I arrived at my first writer’s conference to learn about the industry and plan a strategy for my unfinished book. I am a proponent of the reverse-engineering process—seeing the big picture of what I want to achieve, then creating a strategy to get there.
This guest post is by Anna Sabino. Sabino is the designer behind the jewelry brand Lucid New York, which she started over a decade ago after leaving her Wall Street career path. Her jewelry collections are sold in over 100 stores worldwide and have been featured by the editors of People StyleWatch, Vogue, Cosmopolitan, the NY Times blog the Moment, and more. Anna is a contributor to Huffington Post, Thrive Global on Medium, and a certified, co-active career and life coach. She speaks, coaches, and leads workshops focusing on growing your creative business, creating multiple streams of income, and working remotely. She walks the talk running her New York based business remotely from Hawaii. She shares valuable business advice for artists and other creatives at AnnaSabino.com. Her book, Your Creative Career, will be published by Career Press in January 2018.
It was August 2015 and I was at the Writer’s Digest Conference in New York City, ready to soak in all the information I could about the publishing business. I had a nonfiction book idea and over 20,000 words written. My answer to the staple question of what my book was about was as general and vague as you could get: I wanted to write about change, entrepreneurship, and mindfulness.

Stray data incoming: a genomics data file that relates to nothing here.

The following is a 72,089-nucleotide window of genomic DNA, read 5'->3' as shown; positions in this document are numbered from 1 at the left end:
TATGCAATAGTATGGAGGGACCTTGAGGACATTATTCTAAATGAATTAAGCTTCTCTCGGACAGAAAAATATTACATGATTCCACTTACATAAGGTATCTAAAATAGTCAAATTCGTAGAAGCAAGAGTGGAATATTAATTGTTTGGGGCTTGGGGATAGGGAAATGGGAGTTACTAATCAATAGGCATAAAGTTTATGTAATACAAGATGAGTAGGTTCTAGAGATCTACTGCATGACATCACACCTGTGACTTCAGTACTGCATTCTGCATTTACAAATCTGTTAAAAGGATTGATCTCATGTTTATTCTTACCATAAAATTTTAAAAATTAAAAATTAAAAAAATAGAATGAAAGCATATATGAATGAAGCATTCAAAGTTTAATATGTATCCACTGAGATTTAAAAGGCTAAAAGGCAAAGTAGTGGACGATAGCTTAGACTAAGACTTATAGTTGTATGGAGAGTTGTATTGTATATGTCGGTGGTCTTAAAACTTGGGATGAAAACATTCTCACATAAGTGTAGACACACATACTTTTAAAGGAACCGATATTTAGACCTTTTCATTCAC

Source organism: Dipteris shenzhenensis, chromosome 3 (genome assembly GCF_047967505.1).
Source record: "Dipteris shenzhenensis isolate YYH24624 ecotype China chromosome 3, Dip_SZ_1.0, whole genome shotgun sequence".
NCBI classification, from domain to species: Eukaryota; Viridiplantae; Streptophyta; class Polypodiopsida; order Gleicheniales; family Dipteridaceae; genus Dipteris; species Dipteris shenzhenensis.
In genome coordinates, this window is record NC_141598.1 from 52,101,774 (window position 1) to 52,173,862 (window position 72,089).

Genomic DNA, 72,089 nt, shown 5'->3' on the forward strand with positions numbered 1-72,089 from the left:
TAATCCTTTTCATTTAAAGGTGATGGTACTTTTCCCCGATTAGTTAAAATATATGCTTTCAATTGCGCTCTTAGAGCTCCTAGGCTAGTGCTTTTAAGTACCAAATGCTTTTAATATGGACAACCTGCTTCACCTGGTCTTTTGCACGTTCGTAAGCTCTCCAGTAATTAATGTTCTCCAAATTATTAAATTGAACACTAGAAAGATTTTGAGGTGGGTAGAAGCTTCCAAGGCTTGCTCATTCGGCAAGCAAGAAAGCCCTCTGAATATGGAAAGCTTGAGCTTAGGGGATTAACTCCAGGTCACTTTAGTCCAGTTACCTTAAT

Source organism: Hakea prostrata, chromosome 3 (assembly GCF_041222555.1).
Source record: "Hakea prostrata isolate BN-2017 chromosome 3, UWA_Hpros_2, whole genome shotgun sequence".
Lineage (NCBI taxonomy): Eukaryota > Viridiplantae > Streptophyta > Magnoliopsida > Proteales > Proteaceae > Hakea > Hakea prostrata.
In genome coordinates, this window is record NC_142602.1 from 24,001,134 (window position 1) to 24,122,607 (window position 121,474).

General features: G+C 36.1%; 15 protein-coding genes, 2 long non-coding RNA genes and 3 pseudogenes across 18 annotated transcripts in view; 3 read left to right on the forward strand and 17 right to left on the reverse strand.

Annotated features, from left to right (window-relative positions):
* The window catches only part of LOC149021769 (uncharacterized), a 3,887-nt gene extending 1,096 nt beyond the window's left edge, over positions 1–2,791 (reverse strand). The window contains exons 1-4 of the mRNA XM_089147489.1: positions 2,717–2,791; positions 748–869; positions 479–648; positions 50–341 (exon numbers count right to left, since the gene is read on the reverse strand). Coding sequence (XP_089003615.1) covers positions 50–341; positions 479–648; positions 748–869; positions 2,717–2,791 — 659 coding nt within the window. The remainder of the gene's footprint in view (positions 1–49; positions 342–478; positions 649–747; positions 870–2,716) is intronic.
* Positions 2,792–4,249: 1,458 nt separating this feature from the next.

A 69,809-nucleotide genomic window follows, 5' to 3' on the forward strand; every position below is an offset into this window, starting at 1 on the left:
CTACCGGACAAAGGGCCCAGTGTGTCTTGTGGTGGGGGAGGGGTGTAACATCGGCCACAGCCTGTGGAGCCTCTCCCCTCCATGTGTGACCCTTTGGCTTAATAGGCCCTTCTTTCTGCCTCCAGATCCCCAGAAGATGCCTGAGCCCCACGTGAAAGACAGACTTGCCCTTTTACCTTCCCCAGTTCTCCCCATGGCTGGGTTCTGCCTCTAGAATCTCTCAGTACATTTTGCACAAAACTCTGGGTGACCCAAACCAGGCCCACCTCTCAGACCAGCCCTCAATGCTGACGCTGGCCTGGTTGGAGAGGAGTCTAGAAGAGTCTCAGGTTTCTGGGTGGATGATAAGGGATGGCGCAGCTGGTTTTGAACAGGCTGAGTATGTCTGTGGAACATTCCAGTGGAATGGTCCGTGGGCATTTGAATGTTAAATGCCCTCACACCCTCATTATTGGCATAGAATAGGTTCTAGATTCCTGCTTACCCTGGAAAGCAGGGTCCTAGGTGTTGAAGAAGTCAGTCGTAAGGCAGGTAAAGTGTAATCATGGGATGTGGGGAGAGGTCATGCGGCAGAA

After a few days of going to every workshop and panel I could, I decided to attend my first pitch slam session. I wasn’t ready, but I knew that the refined concept of the book wouldn’t just reveal itself to me overnight. I wanted it to be based on feedback and potential alterations. I wanted to hear first impressions and reactions from agents.
The format of the pitch session was similar to a speed-networking event. I had an opportunity to pitch however many agents I could within an hour. Each pitch was three minutes long. I had some nods, interest, and valuable feedback during each pitch. However, I noticed agents asked for clarification, which might have meant that I needed to present in a more focused way.